Learn more about Eastern Iowa voter turnout rates for the 2020 election.
With the 2020 election in our rearview mirrors, many have been reflecting on the milestones achieved regarding voter registration and voter turnout. This year’s election coupled with the continuation of the coronavirus pandemic, many Americans used mail-in and early voting options. This increase, in turn, allowed more individuals to share their voice in an important election year.
According to the North Carolina State Board of Elections, voter turnout rates in 2016 reached 69% of the eligible-voter population. In the 2020 election, 5.54 million ballots were cast, leading to a 75% voter turnout rate. This increase proved to be monumental in the race, especially with the number of mail-in ballots that were counted long after Election Day had passed. Taking into consideration some voters may have changed loyalties within these four years, Donald Trump’s lead fell from 9.4% against Hillary Clinton, to 8.2% between the president and Joe Biden. This shows how incredibly important voter registration and voter turnout can be and the immense impact it could have on an election.
Between mail-in ballots and in-person voters, these trends led to a higher voter turnout rate for the 2020 election in comparison to the 2016 election. Iowa saw an increase of 120,503 ballots cast in November. Mirroring the trend seen at the national level, voter registration did increase in each of the five counties that United Way of East Central Iowa (UWECI) serves. In comparison to the 2016 presidential election, the biggest increase of newly registered voters was 6,590 in Linn County. Following that, Cedar County gained 747 registered individuals, Jones County gained 408 newly registered individuals, Iowa County gained 156, and lastly Benton County gained 77 new registered voters*.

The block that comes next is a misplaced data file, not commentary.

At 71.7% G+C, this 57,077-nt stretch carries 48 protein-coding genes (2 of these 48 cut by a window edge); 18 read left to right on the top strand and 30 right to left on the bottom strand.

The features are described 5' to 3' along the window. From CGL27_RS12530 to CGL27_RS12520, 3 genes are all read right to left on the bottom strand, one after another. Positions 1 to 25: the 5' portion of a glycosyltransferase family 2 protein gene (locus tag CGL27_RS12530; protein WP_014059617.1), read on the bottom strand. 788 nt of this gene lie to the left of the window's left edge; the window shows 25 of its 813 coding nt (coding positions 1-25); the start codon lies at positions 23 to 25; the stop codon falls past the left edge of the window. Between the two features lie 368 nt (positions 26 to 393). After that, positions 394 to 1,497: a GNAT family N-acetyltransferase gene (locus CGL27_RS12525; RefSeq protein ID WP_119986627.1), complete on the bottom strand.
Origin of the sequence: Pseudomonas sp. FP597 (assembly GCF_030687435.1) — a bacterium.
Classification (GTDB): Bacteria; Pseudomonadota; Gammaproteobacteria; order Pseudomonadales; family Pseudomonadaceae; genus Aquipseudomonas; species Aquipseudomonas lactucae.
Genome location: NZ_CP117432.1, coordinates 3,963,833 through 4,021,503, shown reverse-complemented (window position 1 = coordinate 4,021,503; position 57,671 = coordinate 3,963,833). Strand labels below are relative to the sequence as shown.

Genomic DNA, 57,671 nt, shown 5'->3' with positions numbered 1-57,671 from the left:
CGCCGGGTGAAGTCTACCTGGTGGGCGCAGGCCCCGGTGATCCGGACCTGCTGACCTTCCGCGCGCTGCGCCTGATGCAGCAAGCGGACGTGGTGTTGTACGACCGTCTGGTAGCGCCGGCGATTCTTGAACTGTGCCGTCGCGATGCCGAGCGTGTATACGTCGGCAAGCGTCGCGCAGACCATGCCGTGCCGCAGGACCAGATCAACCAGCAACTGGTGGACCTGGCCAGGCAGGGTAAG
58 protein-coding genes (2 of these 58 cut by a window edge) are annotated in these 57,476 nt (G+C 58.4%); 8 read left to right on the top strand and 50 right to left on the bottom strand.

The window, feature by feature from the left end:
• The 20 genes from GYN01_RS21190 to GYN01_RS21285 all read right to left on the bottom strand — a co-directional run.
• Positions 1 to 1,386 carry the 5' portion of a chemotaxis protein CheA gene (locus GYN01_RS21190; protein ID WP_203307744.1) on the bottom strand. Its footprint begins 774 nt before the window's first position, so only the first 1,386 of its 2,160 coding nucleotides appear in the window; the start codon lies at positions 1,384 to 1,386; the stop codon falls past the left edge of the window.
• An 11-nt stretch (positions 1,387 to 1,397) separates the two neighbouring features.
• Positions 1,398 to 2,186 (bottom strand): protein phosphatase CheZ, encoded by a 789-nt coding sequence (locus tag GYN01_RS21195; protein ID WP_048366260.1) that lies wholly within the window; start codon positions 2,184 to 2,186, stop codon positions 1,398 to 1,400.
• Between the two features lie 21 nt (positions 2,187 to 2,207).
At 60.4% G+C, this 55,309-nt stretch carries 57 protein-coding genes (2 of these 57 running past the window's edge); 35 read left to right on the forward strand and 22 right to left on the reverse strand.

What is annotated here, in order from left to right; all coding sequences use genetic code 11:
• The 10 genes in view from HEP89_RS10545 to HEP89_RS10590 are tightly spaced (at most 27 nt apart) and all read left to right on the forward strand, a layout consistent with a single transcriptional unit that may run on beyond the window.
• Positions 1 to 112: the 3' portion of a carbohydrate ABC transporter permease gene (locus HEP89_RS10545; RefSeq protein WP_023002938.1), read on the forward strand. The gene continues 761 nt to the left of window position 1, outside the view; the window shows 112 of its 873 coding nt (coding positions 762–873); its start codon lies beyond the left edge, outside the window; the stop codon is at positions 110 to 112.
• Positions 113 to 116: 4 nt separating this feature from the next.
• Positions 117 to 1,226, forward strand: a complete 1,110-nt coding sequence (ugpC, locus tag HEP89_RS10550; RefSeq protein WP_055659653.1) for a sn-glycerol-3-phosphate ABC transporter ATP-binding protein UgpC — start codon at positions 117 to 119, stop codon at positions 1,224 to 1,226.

Because our government is a democracy, having a voice in our country is a right. To have a government that represents our communities, we must encourage one another to take advantage of the liberties we have been given. The foundation of our government is contingent upon representatives being elected by and for the people. Voter turnout and registration must be as high as possible for Congressional representation to be effective. Voting is the foundation of any democracy, but often not stressed enough. This could be for many reasons. But the result is millions of Americans not participating in using their voice to help determine the next leader of our country. This trend can be further exacerbated on the local, city councils, county officials, district representatives, and even state senate and congressional members. In the end, these millions of people could easily sway the election in favor of one party or the other. This was seen in states such as Georgia, Pennsylvania, and Nevada during this year’s election.
The 2020 election has shown the power of voter advocacy and how these acts can shift an election in favor of one party or another. No matter the party, candidate, or policy, it is of paramount importance that we make the most of the opportunity our democracy gives us to support and advance our beliefs in order to make Eastern Iowa—and the country as a whole—a better place for everyone.
*County numbers may also include college students, individuals who moved, etc. in addition to first-time and new voters*